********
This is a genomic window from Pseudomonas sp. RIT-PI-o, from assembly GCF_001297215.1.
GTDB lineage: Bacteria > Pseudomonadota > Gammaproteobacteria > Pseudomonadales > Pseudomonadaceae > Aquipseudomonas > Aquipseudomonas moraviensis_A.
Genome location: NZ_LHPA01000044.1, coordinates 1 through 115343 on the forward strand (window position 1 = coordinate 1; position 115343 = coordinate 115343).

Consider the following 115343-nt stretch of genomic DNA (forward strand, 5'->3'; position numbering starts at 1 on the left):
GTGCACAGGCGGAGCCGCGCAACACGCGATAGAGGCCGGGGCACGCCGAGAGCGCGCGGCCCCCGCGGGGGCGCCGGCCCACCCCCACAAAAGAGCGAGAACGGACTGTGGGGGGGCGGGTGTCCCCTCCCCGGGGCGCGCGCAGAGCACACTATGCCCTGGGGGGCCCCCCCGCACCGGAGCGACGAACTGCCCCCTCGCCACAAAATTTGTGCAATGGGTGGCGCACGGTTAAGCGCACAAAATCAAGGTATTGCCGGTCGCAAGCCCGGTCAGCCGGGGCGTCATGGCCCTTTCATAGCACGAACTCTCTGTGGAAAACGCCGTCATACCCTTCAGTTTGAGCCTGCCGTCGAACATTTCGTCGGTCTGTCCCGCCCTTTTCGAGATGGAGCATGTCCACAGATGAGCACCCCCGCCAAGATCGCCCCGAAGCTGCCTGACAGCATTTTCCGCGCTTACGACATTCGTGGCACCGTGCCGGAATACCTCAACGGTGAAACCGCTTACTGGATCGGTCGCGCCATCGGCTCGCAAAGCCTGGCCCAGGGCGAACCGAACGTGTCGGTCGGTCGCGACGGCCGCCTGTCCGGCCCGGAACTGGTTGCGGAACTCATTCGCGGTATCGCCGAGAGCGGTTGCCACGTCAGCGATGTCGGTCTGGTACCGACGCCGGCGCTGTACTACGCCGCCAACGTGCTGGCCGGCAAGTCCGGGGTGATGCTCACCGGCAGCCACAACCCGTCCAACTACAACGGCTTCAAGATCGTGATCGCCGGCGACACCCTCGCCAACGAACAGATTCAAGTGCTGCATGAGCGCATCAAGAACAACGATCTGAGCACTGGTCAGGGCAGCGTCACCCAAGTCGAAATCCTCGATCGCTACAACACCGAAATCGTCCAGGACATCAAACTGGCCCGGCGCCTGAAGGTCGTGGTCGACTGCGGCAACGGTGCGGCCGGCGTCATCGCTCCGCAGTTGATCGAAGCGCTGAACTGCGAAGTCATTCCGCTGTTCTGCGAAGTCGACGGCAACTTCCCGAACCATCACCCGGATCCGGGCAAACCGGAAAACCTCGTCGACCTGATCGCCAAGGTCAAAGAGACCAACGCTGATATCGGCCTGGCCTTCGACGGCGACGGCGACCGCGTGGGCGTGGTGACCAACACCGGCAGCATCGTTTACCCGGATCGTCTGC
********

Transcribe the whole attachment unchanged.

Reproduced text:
This is a genomic window from Pseudomonas sp. RIT-PI-o, from assembly GCF_001297215.1.
GTDB lineage: Bacteria > Pseudomonadota > Gammaproteobacteria > Pseudomonadales > Pseudomonadaceae > Aquipseudomonas > Aquipseudomonas moraviensis_A.
Genome location: NZ_LHPA01000044.1, coordinates 1 through 115343 on the forward strand (window position 1 = coordinate 1; position 115343 = coordinate 115343).

Consider the following 115343-nt stretch of genomic DNA (forward strand, 5'->3'; position numbering starts at 1 on the left):
GTGCACAGGCGGAGCCGCGCAACACGCGATAGAGGCCGGGGCACGCCGAGAGCGCGCGGCCCCCGCGGGGGCGCCGGCCCACCCCCACAAAAGAGCGAGAACGGACTGTGGGGGGGCGGGTGTCCCCTCCCCGGGGCGCGCGCAGAGCACACTATGCCCTGGGGGGCCCCCCCGCACCGGAGCGACGAACTGCCCCCTCGCCACAAAATTTGTGCAATGGGTGGCGCACGGTTAAGCGCACAAAATCAAGGTATTGCCGGTCGCAAGCCCGGTCAGCCGGGGCGTCATGGCCCTTTCATAGCACGAACTCTCTGTGGAAAACGCCGTCATACCCTTCAGTTTGAGCCTGCCGTCGAACATTTCGTCGGTCTGTCCCGCCCTTTTCGAGATGGAGCATGTCCACAGATGAGCACCCCCGCCAAGATCGCCCCGAAGCTGCCTGACAGCATTTTCCGCGCTTACGACATTCGTGGCACCGTGCCGGAATACCTCAACGGTGAAACCGCTTACTGGATCGGTCGCGCCATCGGCTCGCAAAGCCTGGCCCAGGGCGAACCGAACGTGTCGGTCGGTCGCGACGGCCGCCTGTCCGGCCCGGAACTGGTTGCGGAACTCATTCGCGGTATCGCCGAGAGCGGTTGCCACGTCAGCGATGTCGGTCTGGTACCGACGCCGGCGCTGTACTACGCCGCCAACGTGCTGGCCGGCAAGTCCGGGGTGATGCTCACCGGCAGCCACAACCCGTCCAACTACAACGGCTTCAAGATCGTGATCGCCGGCGACACCCTCGCCAACGAACAGATTCAAGTGCTGCATGAGCGCATCAAGAACAACGATCTGAGCACTGGTCAGGGCAGCGTCACCCAAGTCGAAATCCTCGATCGCTACAACACCGAAATCGTCCAGGACATCAAACTGGCCCGGCGCCTGAAGGTCGTGGTCGACTGCGGCAACGGTGCGGCCGGCGTCATCGCTCCGCAGTTGATCGAAGCGCTGAACTGCGAAGTCATTCCGCTGTTCTGCGAAGTCGACGGCAACTTCCCGAACCATCACCCGGATCCGGGCAAACCGGAAAACCTCGTCGACCTGATCGCCAAGGTCAAAGAGACCAACGCTGATATCGGCCTGGCCTTCGACGGCGACGGCGACCGCGTGGGCGTGGTGACCAACACCGGCAGCATCGTTTACCCGGATCGTCTGC